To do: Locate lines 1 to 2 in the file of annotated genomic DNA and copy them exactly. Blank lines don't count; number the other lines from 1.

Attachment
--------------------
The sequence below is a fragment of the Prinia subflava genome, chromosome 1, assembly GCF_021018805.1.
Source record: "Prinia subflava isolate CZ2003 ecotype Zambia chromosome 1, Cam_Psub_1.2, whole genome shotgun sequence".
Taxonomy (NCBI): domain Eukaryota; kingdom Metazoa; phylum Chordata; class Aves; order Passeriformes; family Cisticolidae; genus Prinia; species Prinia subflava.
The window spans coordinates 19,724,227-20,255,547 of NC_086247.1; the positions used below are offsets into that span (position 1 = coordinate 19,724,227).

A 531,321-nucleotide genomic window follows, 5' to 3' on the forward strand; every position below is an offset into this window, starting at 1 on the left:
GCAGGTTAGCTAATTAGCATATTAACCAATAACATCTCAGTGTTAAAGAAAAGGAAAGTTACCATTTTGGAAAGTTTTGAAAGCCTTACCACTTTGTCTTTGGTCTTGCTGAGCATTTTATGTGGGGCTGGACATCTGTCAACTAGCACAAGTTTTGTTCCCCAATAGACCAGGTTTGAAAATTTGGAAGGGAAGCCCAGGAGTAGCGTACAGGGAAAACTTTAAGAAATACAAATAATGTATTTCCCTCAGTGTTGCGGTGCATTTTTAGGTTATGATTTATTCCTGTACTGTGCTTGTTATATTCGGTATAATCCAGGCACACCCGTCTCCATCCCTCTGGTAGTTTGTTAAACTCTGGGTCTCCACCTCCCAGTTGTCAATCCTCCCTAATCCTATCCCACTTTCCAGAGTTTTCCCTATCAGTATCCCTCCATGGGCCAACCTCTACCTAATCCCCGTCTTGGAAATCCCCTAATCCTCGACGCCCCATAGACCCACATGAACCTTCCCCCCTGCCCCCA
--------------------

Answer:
The sequence below is a fragment of the Prinia subflava genome, chromosome 1, assembly GCF_021018805.1.
Source record: "Prinia subflava isolate CZ2003 ecotype Zambia chromosome 1, Cam_Psub_1.2, whole genome shotgun sequence".